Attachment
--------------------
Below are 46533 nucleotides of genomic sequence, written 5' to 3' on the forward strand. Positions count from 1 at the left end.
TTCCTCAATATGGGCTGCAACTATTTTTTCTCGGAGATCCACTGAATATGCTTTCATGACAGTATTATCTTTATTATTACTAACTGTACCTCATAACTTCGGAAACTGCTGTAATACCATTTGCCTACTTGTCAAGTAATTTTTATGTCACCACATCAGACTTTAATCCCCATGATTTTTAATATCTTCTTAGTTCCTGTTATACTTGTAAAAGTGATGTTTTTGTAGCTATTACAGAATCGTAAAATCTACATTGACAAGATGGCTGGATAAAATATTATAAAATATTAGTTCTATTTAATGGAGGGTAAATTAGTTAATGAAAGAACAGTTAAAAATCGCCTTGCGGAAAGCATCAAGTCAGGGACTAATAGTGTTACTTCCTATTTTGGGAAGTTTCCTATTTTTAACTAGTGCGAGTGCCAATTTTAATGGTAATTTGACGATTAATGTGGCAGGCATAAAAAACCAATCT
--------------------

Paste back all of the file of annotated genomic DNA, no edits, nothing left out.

Below are 46533 nucleotides of genomic sequence, written 5' to 3' on the forward strand. Positions count from 1 at the left end.
TTCCTCAATATGGGCTGCAACTATTTTTTCTCGGAGATCCACTGAATATGCTTTCATGACAGTATTATCTTTATTATTACTAACTGTACCTCATAACTTCGGAAACTGCTGTAATACCATTTGCCTACTTGTCAAGTAATTTTTATGTCACCACATCAGACTTTAATCCCCATGATTTTTAATATCTTCTTAGTTCCTGTTATACTTGTAAAAGTGATGTTTTTGTAGCTATTACAGAATCGTAAAATCTACATTGACAAGATGGCTGGATAAAATATTATAAAATATTAGTTCTATTTAATGGAGGGTAAATTAGTTAATGAAAGAACAGTTAAAAATCGCCTTGCGGAAAGCATCAAGTCAGGGACTAATAGTGTTACTTCCTATTTTGGGAAGTTTCCTATTTTTAACTAGTGCGAGTGCCAATTTTAATGGTAATTTGACGATTAATGTGGCAGGCATAAAAAACCAATCT